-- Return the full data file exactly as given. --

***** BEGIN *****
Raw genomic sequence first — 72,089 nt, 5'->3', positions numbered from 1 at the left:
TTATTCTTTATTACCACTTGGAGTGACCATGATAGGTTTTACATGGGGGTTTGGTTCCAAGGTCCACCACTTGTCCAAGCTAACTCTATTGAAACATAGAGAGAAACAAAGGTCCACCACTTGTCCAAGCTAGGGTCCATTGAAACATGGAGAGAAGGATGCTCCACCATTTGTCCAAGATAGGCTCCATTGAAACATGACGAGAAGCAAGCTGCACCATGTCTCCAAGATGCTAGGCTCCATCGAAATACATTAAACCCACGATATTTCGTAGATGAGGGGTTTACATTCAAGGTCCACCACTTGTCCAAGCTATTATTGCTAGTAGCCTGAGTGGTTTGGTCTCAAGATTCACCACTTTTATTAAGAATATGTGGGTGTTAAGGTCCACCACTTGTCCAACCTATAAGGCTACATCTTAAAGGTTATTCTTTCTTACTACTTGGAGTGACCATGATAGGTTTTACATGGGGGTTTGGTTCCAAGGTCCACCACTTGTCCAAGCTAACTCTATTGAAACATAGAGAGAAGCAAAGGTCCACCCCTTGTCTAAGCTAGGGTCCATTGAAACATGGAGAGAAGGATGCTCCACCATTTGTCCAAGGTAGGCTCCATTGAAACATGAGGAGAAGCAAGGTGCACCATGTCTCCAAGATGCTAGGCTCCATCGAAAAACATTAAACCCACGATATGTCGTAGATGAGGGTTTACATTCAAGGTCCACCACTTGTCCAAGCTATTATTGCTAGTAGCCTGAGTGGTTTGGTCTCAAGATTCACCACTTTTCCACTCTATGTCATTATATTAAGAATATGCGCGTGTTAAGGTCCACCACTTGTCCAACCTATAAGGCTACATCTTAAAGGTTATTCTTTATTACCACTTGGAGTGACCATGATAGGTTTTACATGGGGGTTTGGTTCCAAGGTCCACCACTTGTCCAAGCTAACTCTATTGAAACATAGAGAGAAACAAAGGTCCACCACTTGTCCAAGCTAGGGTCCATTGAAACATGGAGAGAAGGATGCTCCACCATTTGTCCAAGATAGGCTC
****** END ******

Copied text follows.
Raw genomic sequence first — 72,089 nt, 5'->3', positions numbered from 1 at the left:
TTATTCTTTATTACCACTTGGAGTGACCATGATAGGTTTTACATGGGGGTTTGGTTCCAAGGTCCACCACTTGTCCAAGCTAACTCTATTGAAACATAGAGAGAAACAAAGGTCCACCACTTGTCCAAGCTAGGGTCCATTGAAACATGGAGAGAAGGATGCTCCACCATTTGTCCAAGATAGGCTCCATTGAAACATGACGAGAAGCAAGCTGCACCATGTCTCCAAGATGCTAGGCTCCATCGAAATACATTAAACCCACGATATTTCGTAGATGAGGGGTTTACATTCAAGGTCCACCACTTGTCCAAGCTATTATTGCTAGTAGCCTGAGTGGTTTGGTCTCAAGATTCACCACTTTTATTAAGAATATGTGGGTGTTAAGGTCCACCACTTGTCCAACCTATAAGGCTACATCTTAAAGGTTATTCTTTCTTACTACTTGGAGTGACCATGATAGGTTTTACATGGGGGTTTGGTTCCAAGGTCCACCACTTGTCCAAGCTAACTCTATTGAAACATAGAGAGAAGCAAAGGTCCACCCCTTGTCTAAGCTAGGGTCCATTGAAACATGGAGAGAAGGATGCTCCACCATTTGTCCAAGGTAGGCTCCATTGAAACATGAGGAGAAGCAAGGTGCACCATGTCTCCAAGATGCTAGGCTCCATCGAAAAACATTAAACCCACGATATGTCGTAGATGAGGGTTTACATTCAAGGTCCACCACTTGTCCAAGCTATTATTGCTAGTAGCCTGAGTGGTTTGGTCTCAAGATTCACCACTTTTCCACTCTATGTCATTATATTAAGAATATGCGCGTGTTAAGGTCCACCACTTGTCCAACCTATAAGGCTACATCTTAAAGGTTATTCTTTATTACCACTTGGAGTGACCATGATAGGTTTTACATGGGGGTTTGGTTCCAAGGTCCACCACTTGTCCAAGCTAACTCTATTGAAACATAGAGAGAAACAAAGGTCCACCACTTGTCCAAGCTAGGGTCCATTGAAACATGGAGAGAAGGATGCTCCACCATTTGTCCAAGATAGGCTC